One of my all-time favorite quotes is from John Dryden, a British poet (1631-1700), who said: “First we make our habits. Then they make us.” Charles Duhigg, the author of this book (subtitled Why We Do What We Do in Life and Business), would agree. And he would probably add, “But we can also change them. We know how. It takes an understanding of how habits are formed and maintained, plus the will to do something different.” As an educator, I find this book almost painfully relevant, but I am sure that people in other fields will find it equally compelling. And if you are already struggling with your New Year’s resolutions, this book can help.
THE POWER OF HABIT should really be sold as a three-pack with PRACTICE PERFECT (by Doug Lemov, Erica Woolway, and Katie Yezzi, reviewed here), and SWITCH (by Chip and Dan Heath, reviewed here). PRACTICE PERFECT focuses on how to strengthen skills through practice. Duhigg would explain that practice solidifies habits, making it easier to repeat the skills. When we form habits, we are able to operate more efficiently because we don’t have to devote as much thought or energy to those tasks; they become automatic (and as we all know, depending on the habit, that can be good news or bad news). He tells engaging stories about how people in various fields (athletic, corporate, medical, and others) have harnessed the power of habit to transform the performance of individuals and organizations. SWITCH also uses stories to teach how to change things for the better, through a set of lenses that are different but not unrelated. For example, where SWITCH talks about initiating change by focusing on “bright spots,” Duhigg discusses how “small wins” can build momentum for change.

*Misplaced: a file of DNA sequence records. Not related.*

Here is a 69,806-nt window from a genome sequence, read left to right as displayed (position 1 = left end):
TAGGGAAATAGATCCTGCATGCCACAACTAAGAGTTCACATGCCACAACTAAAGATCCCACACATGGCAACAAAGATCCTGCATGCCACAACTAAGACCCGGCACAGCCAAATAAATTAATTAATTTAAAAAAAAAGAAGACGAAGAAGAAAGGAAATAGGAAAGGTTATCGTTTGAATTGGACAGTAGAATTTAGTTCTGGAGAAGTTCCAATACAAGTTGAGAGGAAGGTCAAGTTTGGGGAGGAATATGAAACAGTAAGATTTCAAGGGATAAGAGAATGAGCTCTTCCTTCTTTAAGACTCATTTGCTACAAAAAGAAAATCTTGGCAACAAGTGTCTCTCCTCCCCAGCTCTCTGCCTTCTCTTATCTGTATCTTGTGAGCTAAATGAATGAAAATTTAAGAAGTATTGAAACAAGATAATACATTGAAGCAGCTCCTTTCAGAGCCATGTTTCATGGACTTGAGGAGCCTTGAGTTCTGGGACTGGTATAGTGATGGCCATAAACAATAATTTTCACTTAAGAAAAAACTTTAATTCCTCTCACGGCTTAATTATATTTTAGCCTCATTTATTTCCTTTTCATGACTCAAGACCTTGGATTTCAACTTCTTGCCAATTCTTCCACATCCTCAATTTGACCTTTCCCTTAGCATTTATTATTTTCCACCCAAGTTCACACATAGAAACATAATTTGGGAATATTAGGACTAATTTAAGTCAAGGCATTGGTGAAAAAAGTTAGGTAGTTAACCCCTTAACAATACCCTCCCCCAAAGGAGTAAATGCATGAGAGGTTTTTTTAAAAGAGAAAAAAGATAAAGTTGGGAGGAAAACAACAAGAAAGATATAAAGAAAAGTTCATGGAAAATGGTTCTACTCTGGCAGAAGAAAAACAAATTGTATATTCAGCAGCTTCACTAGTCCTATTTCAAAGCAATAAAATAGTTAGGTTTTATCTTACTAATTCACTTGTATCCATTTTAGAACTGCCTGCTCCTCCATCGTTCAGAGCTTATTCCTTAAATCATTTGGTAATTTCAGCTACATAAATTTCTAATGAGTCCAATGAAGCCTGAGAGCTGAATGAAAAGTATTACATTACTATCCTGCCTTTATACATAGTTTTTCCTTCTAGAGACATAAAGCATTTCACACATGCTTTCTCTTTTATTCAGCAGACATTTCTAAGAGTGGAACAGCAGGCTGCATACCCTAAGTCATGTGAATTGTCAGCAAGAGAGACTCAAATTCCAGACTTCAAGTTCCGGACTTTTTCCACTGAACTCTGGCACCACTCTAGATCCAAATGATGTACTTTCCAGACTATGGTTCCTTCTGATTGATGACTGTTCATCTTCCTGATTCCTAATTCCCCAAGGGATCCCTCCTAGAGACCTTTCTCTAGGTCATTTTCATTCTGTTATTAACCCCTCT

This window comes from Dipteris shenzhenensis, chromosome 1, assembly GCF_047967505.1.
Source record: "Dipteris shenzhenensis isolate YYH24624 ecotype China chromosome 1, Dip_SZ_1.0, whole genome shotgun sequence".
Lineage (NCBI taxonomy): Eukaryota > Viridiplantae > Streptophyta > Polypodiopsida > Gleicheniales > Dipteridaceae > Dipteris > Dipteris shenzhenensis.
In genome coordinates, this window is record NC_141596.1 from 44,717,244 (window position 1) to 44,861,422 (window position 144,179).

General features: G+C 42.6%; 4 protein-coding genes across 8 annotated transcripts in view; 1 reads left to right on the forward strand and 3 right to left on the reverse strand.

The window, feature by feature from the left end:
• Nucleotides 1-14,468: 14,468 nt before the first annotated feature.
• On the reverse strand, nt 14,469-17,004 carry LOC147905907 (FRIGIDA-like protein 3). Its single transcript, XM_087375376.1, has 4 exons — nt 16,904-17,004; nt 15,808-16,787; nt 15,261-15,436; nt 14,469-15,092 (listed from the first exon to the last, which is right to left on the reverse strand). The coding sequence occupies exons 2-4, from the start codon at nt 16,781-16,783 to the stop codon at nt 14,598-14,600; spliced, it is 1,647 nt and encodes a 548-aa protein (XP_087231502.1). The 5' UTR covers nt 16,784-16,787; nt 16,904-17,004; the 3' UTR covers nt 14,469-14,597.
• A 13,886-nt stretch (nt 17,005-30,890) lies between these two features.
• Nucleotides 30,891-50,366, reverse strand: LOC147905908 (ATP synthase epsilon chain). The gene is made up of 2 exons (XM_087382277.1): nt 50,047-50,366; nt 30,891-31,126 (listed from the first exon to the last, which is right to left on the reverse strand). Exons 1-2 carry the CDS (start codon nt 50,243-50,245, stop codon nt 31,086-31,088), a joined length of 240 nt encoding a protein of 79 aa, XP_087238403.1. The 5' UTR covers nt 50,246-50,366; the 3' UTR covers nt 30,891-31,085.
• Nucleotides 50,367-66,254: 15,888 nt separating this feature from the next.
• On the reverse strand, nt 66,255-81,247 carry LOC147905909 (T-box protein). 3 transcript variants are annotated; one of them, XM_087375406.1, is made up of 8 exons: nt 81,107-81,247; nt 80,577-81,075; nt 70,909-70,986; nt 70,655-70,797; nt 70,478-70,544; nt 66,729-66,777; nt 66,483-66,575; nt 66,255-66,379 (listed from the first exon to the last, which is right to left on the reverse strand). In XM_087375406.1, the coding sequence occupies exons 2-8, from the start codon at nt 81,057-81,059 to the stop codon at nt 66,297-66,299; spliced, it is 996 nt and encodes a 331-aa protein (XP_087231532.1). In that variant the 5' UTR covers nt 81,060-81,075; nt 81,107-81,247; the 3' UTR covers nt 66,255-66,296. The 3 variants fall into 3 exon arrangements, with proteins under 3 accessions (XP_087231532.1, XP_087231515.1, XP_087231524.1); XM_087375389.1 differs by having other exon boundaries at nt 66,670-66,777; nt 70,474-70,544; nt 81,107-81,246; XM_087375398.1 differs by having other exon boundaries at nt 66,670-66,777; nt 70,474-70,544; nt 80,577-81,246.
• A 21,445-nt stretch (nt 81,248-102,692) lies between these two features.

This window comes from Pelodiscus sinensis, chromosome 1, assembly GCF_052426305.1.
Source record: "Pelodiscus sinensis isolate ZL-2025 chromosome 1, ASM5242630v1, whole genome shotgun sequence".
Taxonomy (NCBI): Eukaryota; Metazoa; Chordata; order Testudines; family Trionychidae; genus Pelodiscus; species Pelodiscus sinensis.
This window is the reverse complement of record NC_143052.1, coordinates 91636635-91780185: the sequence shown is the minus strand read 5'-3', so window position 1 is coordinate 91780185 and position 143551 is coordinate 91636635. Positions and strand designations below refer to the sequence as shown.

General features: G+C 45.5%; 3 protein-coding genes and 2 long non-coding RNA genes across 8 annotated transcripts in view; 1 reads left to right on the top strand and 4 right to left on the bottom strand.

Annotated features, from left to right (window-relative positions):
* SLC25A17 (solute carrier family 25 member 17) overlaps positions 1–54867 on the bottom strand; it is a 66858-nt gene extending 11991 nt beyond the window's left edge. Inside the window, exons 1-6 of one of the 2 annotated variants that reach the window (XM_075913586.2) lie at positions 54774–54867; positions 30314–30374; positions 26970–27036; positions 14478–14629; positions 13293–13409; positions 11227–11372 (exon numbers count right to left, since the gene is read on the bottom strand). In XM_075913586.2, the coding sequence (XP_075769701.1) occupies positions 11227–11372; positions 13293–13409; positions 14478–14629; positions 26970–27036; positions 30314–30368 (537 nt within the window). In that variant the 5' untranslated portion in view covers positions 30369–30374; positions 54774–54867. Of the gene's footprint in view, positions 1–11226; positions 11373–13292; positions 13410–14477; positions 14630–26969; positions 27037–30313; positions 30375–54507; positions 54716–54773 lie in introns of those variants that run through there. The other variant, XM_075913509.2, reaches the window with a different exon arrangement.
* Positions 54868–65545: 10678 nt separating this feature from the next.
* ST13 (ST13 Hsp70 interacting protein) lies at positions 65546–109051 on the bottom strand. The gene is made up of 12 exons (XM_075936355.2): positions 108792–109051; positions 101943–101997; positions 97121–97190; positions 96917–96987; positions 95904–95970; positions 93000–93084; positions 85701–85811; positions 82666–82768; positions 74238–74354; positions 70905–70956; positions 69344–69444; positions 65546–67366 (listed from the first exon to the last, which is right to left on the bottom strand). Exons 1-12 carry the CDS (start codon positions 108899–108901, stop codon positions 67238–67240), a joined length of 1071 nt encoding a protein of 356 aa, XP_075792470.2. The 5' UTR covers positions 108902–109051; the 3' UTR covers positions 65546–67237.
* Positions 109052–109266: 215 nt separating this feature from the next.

Duhigg’s insightful book gives me hope that we can do more to improve organizations that might otherwise seem hopeless and intractable. Not that it will be easy. But change is possible.